BPA Exposure Linked to Gut Microbiota and Childhood Obesity

March 1, 2024

Highlights:

  • A chemical called Bisphenol A (BPA) is used to make many durable plastics and resins.
  • Previous studies suggest high BPA exposure can increase health risks and change gut microbiome structure.
  • Researchers investigated links between BPA exposure, obesity and the gut microbiome.
  • The study found that normal-weight children had more unique bacteria taxa, which may help degrade BPA.
  • The findings may help point to microbial strains that neutralize BPA in the gut.

Washington, D.C.— A synthetic chemical called Bisphenol A, or BPA, is widely used in the production of durable plastic products, including eyewear, water bottles and epoxy resins. But it’s also an endocrine disruptor, which means that it can interfere with normal hormone functions in the body. Studies suggest that high levels of exposure may be detrimental to human health in a variety of ways; it may also alter the gut microbiome. 

But the connections aren’t clear. Researchers in Spain recently studied a group of over 100 children to identify microbes that play a role in BPA exposure and degradation, with the larger goal of understanding the complicated relationship between that process and childhood obesity. In their study, published in mSystems, the researchers found more unique bacteria taxa in children of normal weight than in overweight or obese children. 

The findings suggest that BPA exposure could promote different microbial communities in normal weight children than those in children with obesity or who are overweight.

“We found that the gut microbial community responds differently to BPA exposure depending on the BMI (body-mass index) of the individual,” said microbiologist Margarita Aguilera, Ph.D., at the University of Granada in Spain. Aguilera is a senior author on the study. Those connections, she said, “underscore the intricate interplay between gut microbiota and potential human pathophysiology resulting from cumulative BPA exposure.”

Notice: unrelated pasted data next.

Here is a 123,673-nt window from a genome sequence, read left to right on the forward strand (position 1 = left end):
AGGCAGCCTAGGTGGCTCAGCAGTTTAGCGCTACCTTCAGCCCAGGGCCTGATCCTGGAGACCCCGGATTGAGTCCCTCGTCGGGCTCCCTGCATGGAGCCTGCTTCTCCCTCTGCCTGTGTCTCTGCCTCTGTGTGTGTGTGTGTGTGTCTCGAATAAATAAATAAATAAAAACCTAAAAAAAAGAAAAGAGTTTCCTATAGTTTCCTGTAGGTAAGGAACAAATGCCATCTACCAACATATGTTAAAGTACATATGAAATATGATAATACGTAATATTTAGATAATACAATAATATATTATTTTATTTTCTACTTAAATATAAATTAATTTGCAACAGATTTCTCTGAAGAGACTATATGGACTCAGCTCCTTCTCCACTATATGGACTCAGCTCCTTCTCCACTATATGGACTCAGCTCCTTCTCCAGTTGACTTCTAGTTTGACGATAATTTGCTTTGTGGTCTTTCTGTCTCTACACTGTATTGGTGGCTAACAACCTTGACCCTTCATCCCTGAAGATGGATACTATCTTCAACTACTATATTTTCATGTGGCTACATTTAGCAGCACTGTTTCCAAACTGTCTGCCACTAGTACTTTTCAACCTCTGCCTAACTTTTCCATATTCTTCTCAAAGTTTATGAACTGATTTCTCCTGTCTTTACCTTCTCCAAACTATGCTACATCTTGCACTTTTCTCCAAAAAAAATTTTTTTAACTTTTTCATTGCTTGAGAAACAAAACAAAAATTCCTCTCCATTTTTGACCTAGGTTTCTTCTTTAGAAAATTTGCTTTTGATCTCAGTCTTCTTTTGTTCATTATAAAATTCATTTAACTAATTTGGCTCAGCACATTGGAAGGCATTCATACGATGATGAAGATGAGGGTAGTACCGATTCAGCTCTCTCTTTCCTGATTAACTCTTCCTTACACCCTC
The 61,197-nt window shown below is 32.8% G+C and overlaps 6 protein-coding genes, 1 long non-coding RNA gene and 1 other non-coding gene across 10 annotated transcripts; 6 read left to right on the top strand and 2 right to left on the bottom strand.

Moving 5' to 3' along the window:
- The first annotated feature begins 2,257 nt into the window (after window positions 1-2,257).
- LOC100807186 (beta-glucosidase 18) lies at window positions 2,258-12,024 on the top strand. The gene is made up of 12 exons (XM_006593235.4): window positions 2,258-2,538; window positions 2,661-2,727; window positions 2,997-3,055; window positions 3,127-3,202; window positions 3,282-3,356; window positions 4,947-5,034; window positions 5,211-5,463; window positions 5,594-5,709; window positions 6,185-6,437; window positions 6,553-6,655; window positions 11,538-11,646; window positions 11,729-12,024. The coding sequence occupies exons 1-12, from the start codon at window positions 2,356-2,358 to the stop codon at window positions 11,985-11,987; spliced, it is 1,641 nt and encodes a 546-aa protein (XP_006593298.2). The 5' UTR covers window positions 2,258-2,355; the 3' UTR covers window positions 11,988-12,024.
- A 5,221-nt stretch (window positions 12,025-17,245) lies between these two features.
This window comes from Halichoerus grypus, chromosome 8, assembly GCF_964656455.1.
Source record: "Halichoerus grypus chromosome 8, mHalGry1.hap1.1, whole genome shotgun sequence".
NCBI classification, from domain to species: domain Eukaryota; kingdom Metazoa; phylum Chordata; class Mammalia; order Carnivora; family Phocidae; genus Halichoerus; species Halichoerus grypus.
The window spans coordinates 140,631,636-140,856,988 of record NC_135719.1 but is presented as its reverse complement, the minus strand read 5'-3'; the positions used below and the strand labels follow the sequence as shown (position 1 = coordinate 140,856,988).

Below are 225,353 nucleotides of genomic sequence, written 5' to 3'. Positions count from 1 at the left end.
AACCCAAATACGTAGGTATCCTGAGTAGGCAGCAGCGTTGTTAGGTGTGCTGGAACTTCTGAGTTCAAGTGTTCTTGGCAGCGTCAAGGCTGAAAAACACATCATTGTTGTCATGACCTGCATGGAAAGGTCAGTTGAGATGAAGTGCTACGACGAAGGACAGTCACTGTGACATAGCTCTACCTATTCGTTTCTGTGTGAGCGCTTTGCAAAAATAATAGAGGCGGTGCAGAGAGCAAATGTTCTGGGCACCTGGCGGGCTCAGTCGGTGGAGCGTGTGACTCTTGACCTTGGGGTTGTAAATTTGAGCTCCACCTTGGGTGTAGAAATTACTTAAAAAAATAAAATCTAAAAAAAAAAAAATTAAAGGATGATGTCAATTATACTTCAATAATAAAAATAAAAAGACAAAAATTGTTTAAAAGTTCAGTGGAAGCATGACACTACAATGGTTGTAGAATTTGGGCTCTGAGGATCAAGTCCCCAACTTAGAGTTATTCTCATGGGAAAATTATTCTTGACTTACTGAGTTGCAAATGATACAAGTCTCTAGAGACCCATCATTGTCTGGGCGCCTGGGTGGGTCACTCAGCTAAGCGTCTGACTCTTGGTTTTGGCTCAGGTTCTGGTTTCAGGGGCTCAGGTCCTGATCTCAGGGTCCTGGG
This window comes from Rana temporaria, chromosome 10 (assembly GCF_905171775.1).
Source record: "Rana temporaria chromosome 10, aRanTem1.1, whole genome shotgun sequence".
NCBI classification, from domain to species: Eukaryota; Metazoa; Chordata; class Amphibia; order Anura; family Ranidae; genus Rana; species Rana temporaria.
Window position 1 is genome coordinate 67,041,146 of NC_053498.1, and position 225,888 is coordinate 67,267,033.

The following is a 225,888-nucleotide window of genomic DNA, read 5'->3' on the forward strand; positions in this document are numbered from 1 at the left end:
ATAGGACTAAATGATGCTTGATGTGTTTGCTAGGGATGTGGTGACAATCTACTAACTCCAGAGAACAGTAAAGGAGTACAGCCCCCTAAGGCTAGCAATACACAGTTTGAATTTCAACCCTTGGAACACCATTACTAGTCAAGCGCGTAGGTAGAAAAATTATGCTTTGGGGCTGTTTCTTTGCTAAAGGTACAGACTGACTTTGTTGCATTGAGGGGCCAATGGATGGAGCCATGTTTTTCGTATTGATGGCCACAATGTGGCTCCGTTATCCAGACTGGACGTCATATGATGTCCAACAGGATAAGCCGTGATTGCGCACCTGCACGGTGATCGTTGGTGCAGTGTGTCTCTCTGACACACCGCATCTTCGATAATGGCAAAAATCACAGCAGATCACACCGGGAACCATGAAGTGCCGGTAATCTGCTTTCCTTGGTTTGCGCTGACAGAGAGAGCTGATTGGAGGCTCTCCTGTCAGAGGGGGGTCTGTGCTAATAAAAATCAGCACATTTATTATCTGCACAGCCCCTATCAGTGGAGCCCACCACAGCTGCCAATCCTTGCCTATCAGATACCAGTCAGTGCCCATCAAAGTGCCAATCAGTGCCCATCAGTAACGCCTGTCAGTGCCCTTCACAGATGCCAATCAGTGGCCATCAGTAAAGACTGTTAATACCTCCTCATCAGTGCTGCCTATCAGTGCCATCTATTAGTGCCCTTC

Previous studies have investigated symptoms and effects associated with BPA exposure. Others have used mouse models and 16S rRNA gene sequencing, which can reveal microbes in complex mixtures of materials, like those from the gut or water. For the new study, the researchers, including Ana L√≥pez-Moreno, Ph.D., who led the experimental work as part of her doctoral thesis, instead combined analyses of cultured samples with amplicon sequencing—an approach that, to their knowledge, hasn’t been used before.

The results came from a study of 106 children in Spain, roughly half boys and half girls, all between the ages of 5 and 10. They had participated in the OBEMIRISK project, an effort to understand the interplay between BPA and the gut microbiome sponsored by the European Food Safety Authority. Sixty of the children were normal weight; the rest were either overweight or obese. Fecal samples from the children were exposed to several levels of BPA and allowed to incubate for 3 days. Then, the researchers used 16s rRNA sequencing and amplicon sequencing, ultimately identifying 333 BPA-resistant bacterial species. 

Notably, species of Clostridium and Romboutsia found in the BPA-cultured samples promoted the richness of microbiota communities. Generally, Aguilera’s team noted, normal-weight children hosted a more diverse, enriched and structured network of bacteria than those found in the groups of overweight and obese children. Those results, she said, suggest that the gut microbiota in normal-weight children may be more resilient when exposed to xenobiotic substances like BPA. 

Knowing which microbes participate in the complex network connecting BPA, obesity and the gut microbiome could point to future interventions and policy changes that may reduce the risk of childhood obesity worldwide. In future work, Aguilera said the researchers plan to similarly investigate how exposure to other synthetic chemicals, including parabens and phthalates, may influence the composition of the gut microbiome. Her group’s overarching goal, however, is to elucidate the mechanisms behind an invisible but widespread threat. 

“We want to raise awareness about the health risks associated with microplastics that enter our bodies and those that circulate in the environment,” Aguilera said. “It’s crucial for individuals to be mindful of these concerns.”
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Author: ASM Communications

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